I have identified two different fundamental approaches to the concept of Magery that game-masters may take. The first is the "is you is or is you ain't" approach, such as Force Sensitivity is treated in the SWRPG. In this approach, a character is either sensitive to magickal forces or not. The second approach allows for some to be more magickly adept than others, using Magery as an attribute.
This pattern makes magickal pursuits rather expensive and thus rare. It is unlikely to run into an individual with more than a couple of dice in spell abilities who is anything other than a serious student of magickal arts. Most mages will focus their studies into certain highly specific areas of application, as well. During character creation, a player must decide whether the character is "mana-sensitive" or not, even if no dice are allocated to magickal skills at the time. Campaign control is easily exercised by considering just how few people would be willing to expend the necessary amounts of time and energy required to attain a degree of success in the magickal arts. As PCs advance in ability, there will be ever fewer individuals capable of training them and the costs involved (monetary, travel-time, favors owed, etc) will steadily increase to reflect this.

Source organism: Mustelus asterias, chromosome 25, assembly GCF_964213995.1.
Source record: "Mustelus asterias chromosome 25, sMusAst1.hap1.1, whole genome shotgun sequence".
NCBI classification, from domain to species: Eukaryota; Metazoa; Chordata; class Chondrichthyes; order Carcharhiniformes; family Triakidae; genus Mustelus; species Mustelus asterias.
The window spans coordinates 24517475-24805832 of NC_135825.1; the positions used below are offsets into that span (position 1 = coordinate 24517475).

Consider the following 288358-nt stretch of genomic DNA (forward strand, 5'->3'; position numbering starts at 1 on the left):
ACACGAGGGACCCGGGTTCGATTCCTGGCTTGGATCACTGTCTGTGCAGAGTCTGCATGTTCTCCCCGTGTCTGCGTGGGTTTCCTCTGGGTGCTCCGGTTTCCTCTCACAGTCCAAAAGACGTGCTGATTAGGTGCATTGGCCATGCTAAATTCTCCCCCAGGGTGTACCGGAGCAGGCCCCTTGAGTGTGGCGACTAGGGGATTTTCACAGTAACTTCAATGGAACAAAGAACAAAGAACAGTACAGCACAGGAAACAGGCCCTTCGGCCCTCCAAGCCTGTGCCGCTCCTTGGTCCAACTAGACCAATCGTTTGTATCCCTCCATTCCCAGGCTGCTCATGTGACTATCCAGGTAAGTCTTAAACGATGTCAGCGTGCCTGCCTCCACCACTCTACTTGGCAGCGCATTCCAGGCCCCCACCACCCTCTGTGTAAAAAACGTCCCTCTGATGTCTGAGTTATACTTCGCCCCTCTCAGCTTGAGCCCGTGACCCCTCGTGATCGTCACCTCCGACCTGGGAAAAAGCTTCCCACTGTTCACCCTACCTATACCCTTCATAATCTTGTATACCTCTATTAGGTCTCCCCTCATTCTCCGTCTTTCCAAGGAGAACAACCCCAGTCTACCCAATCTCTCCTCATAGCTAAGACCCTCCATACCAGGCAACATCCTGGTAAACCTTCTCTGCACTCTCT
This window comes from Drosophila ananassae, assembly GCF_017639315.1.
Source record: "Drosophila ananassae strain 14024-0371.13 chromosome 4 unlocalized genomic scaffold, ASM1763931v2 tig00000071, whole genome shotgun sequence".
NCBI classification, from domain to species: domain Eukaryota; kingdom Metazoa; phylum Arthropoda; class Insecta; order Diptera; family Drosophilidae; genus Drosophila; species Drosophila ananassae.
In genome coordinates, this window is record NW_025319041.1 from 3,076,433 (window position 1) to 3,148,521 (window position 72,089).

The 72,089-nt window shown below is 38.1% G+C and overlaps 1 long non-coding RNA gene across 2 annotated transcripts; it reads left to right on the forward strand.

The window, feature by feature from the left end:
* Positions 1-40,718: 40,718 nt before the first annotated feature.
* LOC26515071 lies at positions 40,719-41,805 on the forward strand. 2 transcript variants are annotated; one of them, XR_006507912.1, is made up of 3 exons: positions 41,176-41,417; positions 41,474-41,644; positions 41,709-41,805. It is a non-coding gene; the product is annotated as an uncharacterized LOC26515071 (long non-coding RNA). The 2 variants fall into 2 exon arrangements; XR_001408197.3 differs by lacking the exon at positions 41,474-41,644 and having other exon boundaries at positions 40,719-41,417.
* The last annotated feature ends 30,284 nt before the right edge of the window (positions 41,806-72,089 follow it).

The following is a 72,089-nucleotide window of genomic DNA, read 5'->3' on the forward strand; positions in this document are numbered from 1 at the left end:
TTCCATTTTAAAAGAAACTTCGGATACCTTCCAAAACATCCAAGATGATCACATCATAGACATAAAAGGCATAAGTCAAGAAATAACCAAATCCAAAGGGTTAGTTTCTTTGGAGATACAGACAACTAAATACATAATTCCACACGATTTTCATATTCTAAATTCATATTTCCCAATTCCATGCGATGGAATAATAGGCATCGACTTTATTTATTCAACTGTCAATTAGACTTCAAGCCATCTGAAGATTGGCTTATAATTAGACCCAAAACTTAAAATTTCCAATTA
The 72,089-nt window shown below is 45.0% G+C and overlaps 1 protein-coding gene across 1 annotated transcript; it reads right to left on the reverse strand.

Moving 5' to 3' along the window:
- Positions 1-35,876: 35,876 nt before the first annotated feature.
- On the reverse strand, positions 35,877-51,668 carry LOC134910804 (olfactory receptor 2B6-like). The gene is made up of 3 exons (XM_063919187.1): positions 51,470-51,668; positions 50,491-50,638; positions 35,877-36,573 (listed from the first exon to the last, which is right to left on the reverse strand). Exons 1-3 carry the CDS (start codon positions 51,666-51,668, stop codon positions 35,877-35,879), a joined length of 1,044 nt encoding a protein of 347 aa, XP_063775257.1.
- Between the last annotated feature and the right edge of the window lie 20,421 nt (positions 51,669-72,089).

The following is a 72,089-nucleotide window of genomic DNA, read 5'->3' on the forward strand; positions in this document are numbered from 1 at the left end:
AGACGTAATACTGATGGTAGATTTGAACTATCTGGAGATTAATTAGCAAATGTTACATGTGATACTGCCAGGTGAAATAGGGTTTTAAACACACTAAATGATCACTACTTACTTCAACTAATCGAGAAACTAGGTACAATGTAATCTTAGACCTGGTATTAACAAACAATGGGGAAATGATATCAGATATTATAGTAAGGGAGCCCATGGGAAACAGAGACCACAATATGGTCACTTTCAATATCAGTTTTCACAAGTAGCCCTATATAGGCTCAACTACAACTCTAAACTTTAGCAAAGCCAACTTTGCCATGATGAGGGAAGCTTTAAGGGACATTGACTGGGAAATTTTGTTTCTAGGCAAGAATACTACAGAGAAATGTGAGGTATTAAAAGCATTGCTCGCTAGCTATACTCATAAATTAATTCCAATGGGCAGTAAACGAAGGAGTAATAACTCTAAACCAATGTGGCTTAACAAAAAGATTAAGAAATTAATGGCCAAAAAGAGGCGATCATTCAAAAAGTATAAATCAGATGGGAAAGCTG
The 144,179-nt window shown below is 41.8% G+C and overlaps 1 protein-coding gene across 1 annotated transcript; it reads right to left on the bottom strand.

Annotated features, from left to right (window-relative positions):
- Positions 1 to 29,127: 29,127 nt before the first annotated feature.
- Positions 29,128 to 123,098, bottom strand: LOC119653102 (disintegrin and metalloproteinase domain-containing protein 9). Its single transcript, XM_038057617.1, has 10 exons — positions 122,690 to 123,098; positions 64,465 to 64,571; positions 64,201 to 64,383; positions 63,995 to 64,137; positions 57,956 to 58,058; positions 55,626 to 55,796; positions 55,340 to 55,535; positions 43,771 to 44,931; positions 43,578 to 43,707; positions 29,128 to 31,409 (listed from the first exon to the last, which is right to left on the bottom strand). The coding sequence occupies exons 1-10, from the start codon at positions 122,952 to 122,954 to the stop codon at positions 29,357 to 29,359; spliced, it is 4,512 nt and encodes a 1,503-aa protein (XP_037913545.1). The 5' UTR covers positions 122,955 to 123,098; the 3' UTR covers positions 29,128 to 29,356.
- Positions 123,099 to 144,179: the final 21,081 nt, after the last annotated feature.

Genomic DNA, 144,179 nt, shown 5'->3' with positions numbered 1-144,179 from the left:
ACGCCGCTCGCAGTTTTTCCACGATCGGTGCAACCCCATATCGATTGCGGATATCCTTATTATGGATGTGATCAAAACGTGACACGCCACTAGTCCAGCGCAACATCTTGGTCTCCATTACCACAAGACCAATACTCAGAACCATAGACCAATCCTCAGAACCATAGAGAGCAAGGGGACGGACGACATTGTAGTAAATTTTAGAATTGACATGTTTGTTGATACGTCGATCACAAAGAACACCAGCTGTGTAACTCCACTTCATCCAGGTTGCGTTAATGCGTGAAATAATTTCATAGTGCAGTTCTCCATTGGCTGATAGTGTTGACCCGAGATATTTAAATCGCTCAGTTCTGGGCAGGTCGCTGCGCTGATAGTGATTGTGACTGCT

Magick is far cheaper and likely to be much more common than in the "Mana-Sensitive" pattern, but if the MAG attribute is not bought during character creation, a character cannot later in s/his career begin studying the magickal arts. Magic may be much more widespread in everyday life, with minor magicks routinely used in everyday occupations. In this pattern, it is much more common to encounter mages who command a much wider variety of spells. Campaign control may be a little trickier in this pattern, as the costs of advancement are much lower. Training requirements based on the level of MAG for basic, initial instruction are quite reasonable as are requirements of attaining a certain level of faculty with existing abilities before undertaking further studies.
For additional thoughts on options that can provide control measures as well as provide distinctive flavor to campaigns, see the Options chapter .
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